Diaries of the Breadman’s Daughter: Wisdom Doesn’t Come Easy.

Ma loved the shade her summer hats provided.

When my mother died two things happened.  First, I lost one of the people who were most dear and precious to me.  And second, she didn’t leave me with any words of wisdom regarding the “meaning of life and why we’re here.” She didn’t uncover any big secret during her life and impart that to me on her deathbed.  No, instead Ma, my daughter M and I played “I Spy with My Little Eye” on what would be the eve of her departure to God knows where.  We laughed at the grey wall.  I never knew it was her last night. I thought there was still time for her to cough up some tidbit that would help me understand what this thing we call life is all about.

I realize unearthing the meaning of life is a huge topic and probably an impossible burden to have placed on my sweet Ma, especially at the end of her life when she was so terribly ill but in my defense, she was a wise woman and I just assumed she would say something that I could hang onto for the rest of my life.  Put an end to all this seeking and just sail on through without any effort or care until we hooked up in the great Hereafter. I mean it’s only fair.  She was my mother for God’s sake.  She was supposed part with something really great, incredibly profound and comforting that would explain my purpose for being here.

Ten years later, I still grieve for Ma.  Not the way I did initially but I think of her daily and every now and again I am overcome with sadness and I cry.  These sudden spurts of emotion are random and always unexpected.  I can pass a photo of her every day for months and not think too much about it and then one day out of the blue I’ll see the photo in a completely different way, as if for the first time, and I start to cry.  Like a baby.  Inconsolable sobbing. Snot-faced and red-eyed ugly.  It isn’t just a photo that can reduce me to tears either.  Anything can trigger it: an elderly woman with veiny hands and long piano fingers examines a mango in the grocery store; a baby in the park with dark chocolate eyes glances my way; a dog barks in the dead of night; a piece of pie in the fridge looks cold; a fallen leaf forlorn; a rock; a bird; a plane, a hat.  Anything can set me off really.  There’s no rhyme.  And there certainly is no reason.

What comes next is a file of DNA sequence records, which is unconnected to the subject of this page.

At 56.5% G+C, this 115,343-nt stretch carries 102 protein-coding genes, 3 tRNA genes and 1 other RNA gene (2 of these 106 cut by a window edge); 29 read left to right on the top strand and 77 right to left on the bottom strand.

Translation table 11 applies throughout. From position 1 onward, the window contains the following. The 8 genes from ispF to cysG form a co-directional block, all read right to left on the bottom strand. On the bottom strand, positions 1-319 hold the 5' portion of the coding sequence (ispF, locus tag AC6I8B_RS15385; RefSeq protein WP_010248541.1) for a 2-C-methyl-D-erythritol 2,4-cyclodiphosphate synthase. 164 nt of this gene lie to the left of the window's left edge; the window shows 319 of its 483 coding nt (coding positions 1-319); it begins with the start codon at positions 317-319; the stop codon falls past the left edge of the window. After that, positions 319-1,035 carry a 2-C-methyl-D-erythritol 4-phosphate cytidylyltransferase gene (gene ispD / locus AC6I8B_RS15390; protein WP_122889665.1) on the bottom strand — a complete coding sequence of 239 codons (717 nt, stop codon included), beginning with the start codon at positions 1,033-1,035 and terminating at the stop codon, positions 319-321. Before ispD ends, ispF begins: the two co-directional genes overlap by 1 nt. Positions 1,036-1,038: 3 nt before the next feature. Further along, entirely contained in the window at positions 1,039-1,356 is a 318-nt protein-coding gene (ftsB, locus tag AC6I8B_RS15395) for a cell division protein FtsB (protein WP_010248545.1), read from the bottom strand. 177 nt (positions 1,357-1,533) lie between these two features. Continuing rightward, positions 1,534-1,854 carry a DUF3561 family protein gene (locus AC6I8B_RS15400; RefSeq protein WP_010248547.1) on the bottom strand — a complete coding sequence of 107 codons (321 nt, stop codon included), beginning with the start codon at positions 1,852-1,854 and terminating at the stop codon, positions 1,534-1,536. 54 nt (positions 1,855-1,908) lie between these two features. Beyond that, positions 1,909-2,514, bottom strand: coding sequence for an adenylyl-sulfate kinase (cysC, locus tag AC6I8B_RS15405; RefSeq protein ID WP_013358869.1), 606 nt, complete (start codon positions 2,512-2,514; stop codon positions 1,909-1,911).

Why does this happen?  What is it about this random, seemingly unconnected stuff that reminds me of Ma and touches my heart so deeply.  Maybe because it isn’t so random after all.  And it is connected.  All of it.  To Ma.  To me.  To you.  To God.

As it turns out, I did learn something profound through that whole journey of Ma getting ill and ultimately dying.  This probably shouldn’t have been the epic revelation it was but I can be a little dim sometimes.  Anyway, here’s the thing: it wasn’t Ma’s job to tell me the meaning of life, nor answer the big question of why we’re here.  That wasn’t her responsibility.  It’s mine. This is all part of my quest, my journey.  Her’s was entirely something else.  Between her and God.  None of my business.  And maybe she did know something and wouldn’t tell me because by doing so she would have robbed me of the chance to figure this out on my own.  What greater gift.  Ma was wise.